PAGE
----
♦   Lack of better insight into the data collected and managed within the BPM solutions.

♦ Concurrence between different Stake holders (Legal, Business Operation, Data Management and IT) on the   requirement of data retention and accessibility.

This leads to cost over-runs of archiving and purging initiatives as well as slipping schedules.

Slippage in archiving projects, as always, has a ripple effect in BPM applications, and if I were to list a few of them, they would be as follows:

♦  Major Impediment to regular data backup and maintenance.

♦  Performance of solutions degrade.

♦  Increase in cost of infrastructure to maintain accumulated data.

♦  Non-compliance of regulations.

♦  Delays in upgrades and migration initiatives related to software and hardware infrastructure.

In this series of blog, I would try to elaborate the approach and solutions related to Arching and Purging data within BPM.

To start with, let us first get to some of the basics of Data Archingso What is Data Archiving?

“Data archiving is the process of moving data that is no longer actively used to a separate data storage device for long-term retention. Data archives consist of older data that is still important and necessary for future reference, as well as data that must be retained for regulatory compliance.”

— Courtesy World Wide Web.

First, the word of caution would be to never jump into the solution before understanding the key characteristics of the BPM solution that you are dealing with. These are the few high level steps that I would recommend.

Step 1: Understand the data and business process managed by the solution.

Step 2: Develop an insight into the Regulations and Compliance aspects of Data Retention

Step 3: Untangle the knots around the requirement of Data retention and Accessibility

Step 4: Understand the infrastructure and the existing Archiving solution

Step 5: Define the need for Archiving

Step 6: Negotiate the requirement from stake holders

Step 7: Draft a general approach and solution to Archiving

Step 8: Specialize the solution to each BPM applications.

We would explore each of these steps in detail in this series, but before that, I would request everyone to remember that the common design mantra for BPM is “Do not use BPM application as System Of Records”.

BPM on the Cloud – Are we there yet !! – Part 2

BPM on the Cloud – Are we there yet !! – Part 2

Today, most of the basic business processes around managing businesses like HR, Payroll, IT services, legal etc., can be managed using the available SaaS solutions. This fits the classic pattern of a disruptive solution that captures market share for non-core business processes at the lower end of the industry, targeting startups and small businesses growing to capture higher margin and market shares with critical mass.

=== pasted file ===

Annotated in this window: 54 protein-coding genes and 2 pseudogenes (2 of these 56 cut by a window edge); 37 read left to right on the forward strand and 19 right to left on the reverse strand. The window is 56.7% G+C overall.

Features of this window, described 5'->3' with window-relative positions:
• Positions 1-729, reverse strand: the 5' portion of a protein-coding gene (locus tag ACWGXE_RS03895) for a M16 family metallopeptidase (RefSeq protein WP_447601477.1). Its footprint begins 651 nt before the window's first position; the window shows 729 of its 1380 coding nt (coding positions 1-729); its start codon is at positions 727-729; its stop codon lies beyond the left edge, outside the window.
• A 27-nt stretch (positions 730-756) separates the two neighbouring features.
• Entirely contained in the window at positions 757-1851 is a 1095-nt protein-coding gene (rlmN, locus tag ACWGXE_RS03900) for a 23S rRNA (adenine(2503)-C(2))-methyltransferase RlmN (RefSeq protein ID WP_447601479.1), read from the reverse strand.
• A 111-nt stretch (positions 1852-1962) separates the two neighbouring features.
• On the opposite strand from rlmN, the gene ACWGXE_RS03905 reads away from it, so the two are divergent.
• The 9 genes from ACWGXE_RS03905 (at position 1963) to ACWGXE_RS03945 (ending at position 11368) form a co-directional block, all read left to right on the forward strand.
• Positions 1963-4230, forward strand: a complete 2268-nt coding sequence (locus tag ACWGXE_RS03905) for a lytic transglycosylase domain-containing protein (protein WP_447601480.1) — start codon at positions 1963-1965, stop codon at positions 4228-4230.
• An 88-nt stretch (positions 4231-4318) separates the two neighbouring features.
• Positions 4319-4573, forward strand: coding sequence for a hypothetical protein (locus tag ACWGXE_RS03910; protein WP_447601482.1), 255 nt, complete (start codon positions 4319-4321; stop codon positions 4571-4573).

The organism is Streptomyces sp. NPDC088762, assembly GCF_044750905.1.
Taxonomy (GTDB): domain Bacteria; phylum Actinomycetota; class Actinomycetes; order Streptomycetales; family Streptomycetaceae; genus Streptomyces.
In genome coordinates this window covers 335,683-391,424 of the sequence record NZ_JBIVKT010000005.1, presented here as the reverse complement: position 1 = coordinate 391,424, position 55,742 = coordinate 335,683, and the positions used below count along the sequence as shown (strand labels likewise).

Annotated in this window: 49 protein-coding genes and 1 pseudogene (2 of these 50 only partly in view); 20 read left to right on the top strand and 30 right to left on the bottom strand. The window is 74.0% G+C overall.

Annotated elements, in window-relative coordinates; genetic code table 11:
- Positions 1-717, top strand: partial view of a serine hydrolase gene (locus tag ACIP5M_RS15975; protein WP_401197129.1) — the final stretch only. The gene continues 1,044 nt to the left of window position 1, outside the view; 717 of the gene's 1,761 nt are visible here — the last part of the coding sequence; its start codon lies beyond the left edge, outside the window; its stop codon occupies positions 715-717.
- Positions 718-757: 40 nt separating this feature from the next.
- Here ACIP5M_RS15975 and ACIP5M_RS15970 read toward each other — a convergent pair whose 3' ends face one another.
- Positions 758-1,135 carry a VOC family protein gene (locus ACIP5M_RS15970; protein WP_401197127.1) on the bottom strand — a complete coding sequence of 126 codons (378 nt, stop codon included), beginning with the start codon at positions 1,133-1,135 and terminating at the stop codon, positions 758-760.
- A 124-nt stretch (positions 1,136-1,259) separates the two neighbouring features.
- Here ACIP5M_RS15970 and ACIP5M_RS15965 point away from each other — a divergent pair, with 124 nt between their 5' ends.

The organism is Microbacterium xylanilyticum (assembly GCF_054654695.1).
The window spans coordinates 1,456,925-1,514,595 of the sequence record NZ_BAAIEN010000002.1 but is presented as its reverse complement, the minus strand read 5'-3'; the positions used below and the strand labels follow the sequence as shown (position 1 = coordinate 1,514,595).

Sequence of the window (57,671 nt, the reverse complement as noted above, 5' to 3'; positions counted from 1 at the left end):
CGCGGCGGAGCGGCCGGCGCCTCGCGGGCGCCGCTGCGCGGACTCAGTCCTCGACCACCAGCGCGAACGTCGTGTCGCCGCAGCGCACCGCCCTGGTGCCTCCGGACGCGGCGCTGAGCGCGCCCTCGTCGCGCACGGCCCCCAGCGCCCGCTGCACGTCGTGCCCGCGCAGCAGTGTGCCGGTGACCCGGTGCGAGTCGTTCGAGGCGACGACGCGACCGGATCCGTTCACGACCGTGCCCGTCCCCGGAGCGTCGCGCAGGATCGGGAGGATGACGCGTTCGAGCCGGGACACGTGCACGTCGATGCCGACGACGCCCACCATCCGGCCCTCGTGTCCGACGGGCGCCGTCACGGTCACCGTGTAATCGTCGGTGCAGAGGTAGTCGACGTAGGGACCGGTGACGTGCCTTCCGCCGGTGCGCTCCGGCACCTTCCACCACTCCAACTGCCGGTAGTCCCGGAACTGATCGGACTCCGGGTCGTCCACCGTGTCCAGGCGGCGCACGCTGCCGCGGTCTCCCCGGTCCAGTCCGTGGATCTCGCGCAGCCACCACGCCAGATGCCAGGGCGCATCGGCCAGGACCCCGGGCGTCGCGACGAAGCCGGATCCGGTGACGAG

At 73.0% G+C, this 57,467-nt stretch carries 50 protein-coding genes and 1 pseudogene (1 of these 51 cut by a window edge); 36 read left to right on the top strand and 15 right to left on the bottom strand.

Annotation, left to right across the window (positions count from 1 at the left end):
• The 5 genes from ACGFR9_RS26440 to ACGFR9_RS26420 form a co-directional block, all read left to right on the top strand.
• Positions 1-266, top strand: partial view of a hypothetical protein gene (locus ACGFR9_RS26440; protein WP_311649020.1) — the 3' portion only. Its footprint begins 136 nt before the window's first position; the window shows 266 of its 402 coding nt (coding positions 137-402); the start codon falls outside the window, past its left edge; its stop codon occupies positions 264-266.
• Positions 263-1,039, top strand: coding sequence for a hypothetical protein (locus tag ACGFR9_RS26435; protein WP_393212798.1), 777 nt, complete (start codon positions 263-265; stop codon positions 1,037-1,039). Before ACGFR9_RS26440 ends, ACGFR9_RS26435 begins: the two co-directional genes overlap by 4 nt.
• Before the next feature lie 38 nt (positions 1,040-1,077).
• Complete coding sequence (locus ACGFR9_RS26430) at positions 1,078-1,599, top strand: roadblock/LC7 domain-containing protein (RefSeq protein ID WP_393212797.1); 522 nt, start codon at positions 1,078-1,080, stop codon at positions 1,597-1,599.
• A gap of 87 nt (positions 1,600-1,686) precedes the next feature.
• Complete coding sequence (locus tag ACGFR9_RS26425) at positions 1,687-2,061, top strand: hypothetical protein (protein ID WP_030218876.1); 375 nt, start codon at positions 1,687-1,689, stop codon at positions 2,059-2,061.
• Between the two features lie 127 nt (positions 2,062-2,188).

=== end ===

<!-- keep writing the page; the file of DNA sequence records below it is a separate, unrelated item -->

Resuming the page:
If the pattern holds, such SaaS solutions will permeate up to higher margin solutions that cater to medium and large-scale enterprises. BPM products that cater to the medium and large enterprises realize this shift and are moving in the direction to support implementation that fully utilize the benefits of the cloud.

Medium and large scale enterprises broadly implement their business processes based on a broad range of solutions, from COTS products with some customization to complete custom developed solutions, and from dedicated infrastructure to outsourced cloud based solutions. The determination of what solution best fits the need can be made using various metrics.

To determine if a BPM solution on the cloud is a right fit some of the basic filters that can be used are as follows:

1. Core v/s non-core BPM solutions: Most non-core business processes are readily sourced to SaaS based cloud  solutions. These solutions allow a range of configuration and customization. All core business processes are best  managed using custom solutions to allow the best fit.

2. Repetitive v/s one time: Implementing a custom solution for a business process in itself is a multi-step process and  can include repetitive tasks which are suited to managing using cloud solutions. These tasks can range from QA  testing, performance evaluation to managing availability of various versions of the software on different platforms.  Such repetitive tasks are easily managed in a virtual environment, which lends itself well to a cloud solution.

3. Applications that require high performance, compute resources in bursts rather than smooth evenly distributed  application load which over a period of time will be better served in a cloud environment where compute capacity  can be dynamically altered.

In order for enterprises to reap the benefits of a cloud based BPM solution, their best candidate solutions could be applications that meet all of the above three criteria, i.e. non-core applications that require repetitive tasks and/or where application load is uneven and requires bursts of compute resources. This helps build a coherent strategy around which applications to target first will be moved to the cloud. Once all such applications are migrated, the next step could target applications that meet any two criteria.